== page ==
Inside David Bowie’s “The Stars (Are Out Tonight)”
Out of the mystic comes “The Stars (Are Out Tonight),” a new Bowie video. This one is a lot less oblique than the video that artist Tony Oursler made for “Where Are We Now?,” the first single from Bowie’s startling comeback album, and that’s mostly because director Floria Sigismondi’s natural genius with a twisted narrative (case in point: Marilyn Manson’s “The Beautiful People” promo) gels so well with what one imagines is Bowie’s own predilection for the cinematically perverse. “The Stars” sumptuously elevates the man and the myth to new heights.
This particular offering toys with the androgyny, the bravado, the decadence, the desire that turns an ordinary human being into a raving fan. It also has a strong contemporary-fashion quotient, appropriate given that Bowie was, in a way that the upcoming exhibition at the Victoria & Albert Museum will surely clarify, always inclined to the fashion experiment—from the early days of his Kansai jumpsuits to McQueen frock coats and Hedi Slimane suits.
Stylist Jerry Stafford was responsible for dressing the cast of five for the two-day shoot in L.A.: models Saskia de Brauw, Andrej Pejic, and Iselin Steiro, plus Bowie himself and his co-star Tilda Swinton, with whom Stafford has worked for fifteen years. Stafford is, like me, a child of Bowie, but he says there was no time on the set for fandom. “Everyone understood they were part of something special.” There was one moment when Stafford presented Bowie with a long coat, explaining to him it was by a designer named Rick Owens. “More Rick Wakeman than Rick Owens,” was the response, Wakeman being the wizard-coat-wearing keyboard king of Brit prog rock. “He played piano on ‘Life on Mars?,’ ” chimed in Stafford, the sole moment when he let himself indulge his know-every-last-detail trainspotter obsession. “And, indeed, on the whole of Hunky Dory,” Bowie said with a knowing smile.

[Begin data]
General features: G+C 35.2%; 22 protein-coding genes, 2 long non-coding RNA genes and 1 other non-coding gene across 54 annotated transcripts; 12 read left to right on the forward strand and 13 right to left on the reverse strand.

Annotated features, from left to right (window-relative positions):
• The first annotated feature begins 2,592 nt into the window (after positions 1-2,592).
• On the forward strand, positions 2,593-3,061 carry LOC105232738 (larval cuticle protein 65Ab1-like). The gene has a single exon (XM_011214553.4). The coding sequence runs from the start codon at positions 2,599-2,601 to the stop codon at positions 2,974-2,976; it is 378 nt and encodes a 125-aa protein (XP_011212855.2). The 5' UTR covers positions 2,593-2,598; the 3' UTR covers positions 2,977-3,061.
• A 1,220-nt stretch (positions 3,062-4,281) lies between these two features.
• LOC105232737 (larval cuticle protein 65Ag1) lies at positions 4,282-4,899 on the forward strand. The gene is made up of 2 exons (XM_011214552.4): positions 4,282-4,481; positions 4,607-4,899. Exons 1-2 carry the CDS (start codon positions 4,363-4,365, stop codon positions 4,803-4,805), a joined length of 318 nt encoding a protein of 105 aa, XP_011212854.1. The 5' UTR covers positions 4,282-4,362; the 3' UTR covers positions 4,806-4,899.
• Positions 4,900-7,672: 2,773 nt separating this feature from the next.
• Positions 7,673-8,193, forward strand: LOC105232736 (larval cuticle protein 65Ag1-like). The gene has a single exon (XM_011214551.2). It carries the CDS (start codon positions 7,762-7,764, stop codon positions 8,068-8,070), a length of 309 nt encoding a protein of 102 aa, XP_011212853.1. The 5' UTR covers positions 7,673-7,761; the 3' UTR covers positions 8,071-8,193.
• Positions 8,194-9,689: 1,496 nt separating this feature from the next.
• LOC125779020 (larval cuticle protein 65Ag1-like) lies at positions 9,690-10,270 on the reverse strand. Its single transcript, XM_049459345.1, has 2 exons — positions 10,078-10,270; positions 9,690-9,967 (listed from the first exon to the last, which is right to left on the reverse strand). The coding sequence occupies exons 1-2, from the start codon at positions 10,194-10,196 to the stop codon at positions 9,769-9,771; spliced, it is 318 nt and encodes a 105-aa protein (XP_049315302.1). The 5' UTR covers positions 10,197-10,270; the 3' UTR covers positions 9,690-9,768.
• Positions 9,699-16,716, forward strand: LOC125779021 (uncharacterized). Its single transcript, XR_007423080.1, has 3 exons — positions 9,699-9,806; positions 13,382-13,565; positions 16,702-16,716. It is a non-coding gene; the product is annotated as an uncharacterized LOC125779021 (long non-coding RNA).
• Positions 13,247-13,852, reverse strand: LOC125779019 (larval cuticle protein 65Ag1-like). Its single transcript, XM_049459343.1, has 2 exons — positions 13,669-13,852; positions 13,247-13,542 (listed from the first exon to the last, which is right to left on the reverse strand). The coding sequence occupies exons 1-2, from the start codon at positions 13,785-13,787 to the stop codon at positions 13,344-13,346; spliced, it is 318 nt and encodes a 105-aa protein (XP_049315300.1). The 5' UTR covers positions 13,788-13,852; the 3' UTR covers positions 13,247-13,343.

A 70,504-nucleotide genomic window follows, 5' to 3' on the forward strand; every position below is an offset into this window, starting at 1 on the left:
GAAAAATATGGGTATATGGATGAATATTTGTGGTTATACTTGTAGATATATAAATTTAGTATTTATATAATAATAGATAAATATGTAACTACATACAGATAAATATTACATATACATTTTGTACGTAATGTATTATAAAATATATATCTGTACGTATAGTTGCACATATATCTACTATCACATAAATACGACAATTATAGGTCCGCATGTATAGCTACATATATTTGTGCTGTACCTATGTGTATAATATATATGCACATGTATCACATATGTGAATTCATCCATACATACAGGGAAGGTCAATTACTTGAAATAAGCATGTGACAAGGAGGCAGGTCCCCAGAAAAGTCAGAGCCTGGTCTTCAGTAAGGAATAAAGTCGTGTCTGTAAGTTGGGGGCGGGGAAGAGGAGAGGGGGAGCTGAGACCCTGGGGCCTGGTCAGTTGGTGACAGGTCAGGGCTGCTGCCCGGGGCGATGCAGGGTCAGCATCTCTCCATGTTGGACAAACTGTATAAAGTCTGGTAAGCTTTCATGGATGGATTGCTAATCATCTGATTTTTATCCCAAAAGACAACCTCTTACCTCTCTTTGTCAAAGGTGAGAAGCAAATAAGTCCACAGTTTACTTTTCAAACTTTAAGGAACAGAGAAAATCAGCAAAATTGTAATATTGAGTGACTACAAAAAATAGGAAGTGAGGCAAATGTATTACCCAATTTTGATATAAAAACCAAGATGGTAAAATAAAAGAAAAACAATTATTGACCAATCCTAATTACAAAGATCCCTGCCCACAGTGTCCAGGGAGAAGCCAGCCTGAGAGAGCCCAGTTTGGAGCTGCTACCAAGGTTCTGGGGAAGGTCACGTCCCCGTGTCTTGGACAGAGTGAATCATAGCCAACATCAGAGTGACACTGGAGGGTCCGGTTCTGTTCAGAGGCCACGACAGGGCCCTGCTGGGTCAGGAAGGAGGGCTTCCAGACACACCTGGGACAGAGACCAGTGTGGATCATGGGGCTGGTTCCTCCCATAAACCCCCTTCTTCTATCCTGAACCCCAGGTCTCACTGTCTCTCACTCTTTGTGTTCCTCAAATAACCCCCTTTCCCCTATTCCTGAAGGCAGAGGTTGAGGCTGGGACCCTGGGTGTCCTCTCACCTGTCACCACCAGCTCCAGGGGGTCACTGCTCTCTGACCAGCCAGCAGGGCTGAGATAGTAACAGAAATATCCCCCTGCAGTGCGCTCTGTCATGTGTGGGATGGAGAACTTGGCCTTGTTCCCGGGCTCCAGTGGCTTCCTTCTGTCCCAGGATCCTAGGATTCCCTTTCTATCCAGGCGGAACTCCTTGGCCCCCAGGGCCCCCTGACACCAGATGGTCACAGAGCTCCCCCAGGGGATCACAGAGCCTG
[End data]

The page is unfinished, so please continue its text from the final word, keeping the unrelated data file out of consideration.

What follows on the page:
In the video, Bowie and Swinton are like the couple from “Where Are We Now?”: comfortable in the twilight of their celebrity, but literally sucked back into the spotlight by two evil fame whores, while, in the apartment next door, a baby Bowie obsessive is clocking every wrinkle and warp in their relationship. Bowie wears a McQueen coat, a Lanvin suit, some checks from Kim Jones at Vuitton. Tilda wears a coat from Raf for Jil, some Raf for Dior, some Lanvin, Pringle, and Rick Owens. For the video’s last scene, when they have crossed back to the dark side of fame, Bowie and Swinton are all Hedi-for-Saint Laurent rock ’n’ roll glitz. The succubi sport a smorgasbord of the here and now, from VPL to KTZ.
And that present moment is clearly critical to Bowie. There are visual flickers of his past incarnations, but the remarkable way he has orchestrated the release of his new material, defying the leaks and hearsay that dog every other recording artist in this age of the electronic sieve, emphasizes his commitment to life in the moment. Right now. Reflecting on his experience working on the video, Jerry Stafford favored the bigger picture: “I died and went to heaven.”